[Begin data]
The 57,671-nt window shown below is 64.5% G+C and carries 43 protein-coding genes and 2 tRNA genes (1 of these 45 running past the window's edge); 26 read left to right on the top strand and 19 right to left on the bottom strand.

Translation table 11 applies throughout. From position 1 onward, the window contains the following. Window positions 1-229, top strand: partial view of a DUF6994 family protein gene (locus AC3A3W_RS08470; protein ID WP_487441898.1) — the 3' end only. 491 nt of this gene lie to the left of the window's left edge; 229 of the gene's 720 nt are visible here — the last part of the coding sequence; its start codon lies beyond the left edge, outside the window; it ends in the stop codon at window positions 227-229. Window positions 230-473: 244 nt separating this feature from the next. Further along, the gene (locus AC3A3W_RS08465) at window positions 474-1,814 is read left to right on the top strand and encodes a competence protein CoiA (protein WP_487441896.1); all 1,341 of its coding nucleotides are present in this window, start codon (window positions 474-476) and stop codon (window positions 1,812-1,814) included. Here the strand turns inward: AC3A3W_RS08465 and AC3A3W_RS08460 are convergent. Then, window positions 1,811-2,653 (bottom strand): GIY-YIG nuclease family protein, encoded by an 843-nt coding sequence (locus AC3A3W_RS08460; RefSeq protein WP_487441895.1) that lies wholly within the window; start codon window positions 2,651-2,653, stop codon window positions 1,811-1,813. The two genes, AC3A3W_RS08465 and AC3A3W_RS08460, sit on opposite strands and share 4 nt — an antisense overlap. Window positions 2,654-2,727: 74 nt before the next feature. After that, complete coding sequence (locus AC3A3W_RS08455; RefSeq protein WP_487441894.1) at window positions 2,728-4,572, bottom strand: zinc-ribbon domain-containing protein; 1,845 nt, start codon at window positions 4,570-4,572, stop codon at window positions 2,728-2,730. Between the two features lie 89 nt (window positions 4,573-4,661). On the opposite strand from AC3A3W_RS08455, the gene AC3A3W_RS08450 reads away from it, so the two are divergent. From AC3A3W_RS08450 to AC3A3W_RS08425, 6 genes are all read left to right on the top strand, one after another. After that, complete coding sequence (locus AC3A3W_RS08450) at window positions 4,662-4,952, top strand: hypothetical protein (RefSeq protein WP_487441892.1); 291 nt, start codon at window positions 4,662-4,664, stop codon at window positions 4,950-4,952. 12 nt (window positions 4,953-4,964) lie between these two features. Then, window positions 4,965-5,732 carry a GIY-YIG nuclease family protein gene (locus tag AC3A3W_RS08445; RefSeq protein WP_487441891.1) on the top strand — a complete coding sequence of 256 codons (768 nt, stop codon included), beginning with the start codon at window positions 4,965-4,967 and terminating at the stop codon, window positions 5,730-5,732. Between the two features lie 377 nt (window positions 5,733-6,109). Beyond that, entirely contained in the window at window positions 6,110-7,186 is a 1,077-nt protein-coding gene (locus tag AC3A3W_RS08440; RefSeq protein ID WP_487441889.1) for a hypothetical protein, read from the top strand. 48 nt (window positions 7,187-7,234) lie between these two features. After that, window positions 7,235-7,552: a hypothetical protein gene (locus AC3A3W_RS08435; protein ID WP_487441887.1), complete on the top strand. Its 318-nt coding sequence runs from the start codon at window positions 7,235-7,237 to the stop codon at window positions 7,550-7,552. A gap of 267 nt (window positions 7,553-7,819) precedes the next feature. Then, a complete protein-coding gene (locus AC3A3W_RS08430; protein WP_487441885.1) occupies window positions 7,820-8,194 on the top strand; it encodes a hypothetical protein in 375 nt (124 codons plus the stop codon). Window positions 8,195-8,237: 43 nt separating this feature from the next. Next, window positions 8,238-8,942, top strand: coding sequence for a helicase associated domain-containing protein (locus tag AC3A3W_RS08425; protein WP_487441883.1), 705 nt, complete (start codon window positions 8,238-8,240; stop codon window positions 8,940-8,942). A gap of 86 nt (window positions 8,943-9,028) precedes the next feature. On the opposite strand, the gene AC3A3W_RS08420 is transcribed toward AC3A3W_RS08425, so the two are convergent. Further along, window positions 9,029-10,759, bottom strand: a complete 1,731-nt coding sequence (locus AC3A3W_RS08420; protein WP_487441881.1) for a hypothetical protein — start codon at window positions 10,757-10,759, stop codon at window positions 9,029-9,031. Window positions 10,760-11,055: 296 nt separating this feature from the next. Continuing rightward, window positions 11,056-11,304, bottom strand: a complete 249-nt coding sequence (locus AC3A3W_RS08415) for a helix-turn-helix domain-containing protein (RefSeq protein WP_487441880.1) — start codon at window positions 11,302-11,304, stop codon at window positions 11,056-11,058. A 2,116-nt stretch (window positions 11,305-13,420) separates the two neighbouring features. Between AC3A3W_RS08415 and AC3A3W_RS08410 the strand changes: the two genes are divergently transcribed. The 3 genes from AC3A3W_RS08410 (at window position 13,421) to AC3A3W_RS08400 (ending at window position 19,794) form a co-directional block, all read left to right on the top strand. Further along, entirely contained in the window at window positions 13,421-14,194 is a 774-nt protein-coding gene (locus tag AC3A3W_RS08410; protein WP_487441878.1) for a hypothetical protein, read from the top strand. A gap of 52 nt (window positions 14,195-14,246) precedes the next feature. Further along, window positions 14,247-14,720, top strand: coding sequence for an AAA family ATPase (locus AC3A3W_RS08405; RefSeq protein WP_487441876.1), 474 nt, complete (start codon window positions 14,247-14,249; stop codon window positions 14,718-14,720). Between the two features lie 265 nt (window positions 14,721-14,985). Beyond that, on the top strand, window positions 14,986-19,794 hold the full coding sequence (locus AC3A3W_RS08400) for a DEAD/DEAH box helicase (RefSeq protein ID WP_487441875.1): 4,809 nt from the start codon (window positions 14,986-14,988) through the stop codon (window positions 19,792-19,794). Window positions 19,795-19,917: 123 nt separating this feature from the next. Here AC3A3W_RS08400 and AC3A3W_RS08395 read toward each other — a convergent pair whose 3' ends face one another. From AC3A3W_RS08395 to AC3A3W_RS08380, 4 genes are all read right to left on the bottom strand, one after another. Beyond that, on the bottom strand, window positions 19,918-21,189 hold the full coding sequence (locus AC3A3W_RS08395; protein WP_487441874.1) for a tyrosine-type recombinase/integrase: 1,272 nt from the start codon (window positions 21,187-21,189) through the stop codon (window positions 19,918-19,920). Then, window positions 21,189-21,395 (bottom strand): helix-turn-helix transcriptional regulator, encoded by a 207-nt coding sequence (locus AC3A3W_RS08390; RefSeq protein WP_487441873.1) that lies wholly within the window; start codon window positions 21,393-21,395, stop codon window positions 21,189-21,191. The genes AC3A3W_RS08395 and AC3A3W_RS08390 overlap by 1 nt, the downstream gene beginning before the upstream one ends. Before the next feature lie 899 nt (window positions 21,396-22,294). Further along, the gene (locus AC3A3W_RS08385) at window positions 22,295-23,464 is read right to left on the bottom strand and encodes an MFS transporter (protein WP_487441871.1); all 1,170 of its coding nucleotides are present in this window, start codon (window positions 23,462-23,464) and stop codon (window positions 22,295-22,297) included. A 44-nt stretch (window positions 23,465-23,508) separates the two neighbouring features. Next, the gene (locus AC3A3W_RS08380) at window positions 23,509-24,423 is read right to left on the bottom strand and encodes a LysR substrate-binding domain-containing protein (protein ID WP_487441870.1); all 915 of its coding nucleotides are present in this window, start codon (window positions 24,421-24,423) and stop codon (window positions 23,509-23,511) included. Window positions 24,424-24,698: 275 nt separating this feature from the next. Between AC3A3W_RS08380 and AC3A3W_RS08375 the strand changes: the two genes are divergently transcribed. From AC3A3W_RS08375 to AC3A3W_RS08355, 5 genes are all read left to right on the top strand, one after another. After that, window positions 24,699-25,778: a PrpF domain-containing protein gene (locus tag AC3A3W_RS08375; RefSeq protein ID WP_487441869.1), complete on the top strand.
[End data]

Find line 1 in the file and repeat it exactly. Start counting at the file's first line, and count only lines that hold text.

The 57,671-nt window shown below is 64.5% G+C and carries 43 protein-coding genes and 2 tRNA genes (1 of these 45 running past the window's edge); 26 read left to right on the top strand and 19 right to left on the bottom strand.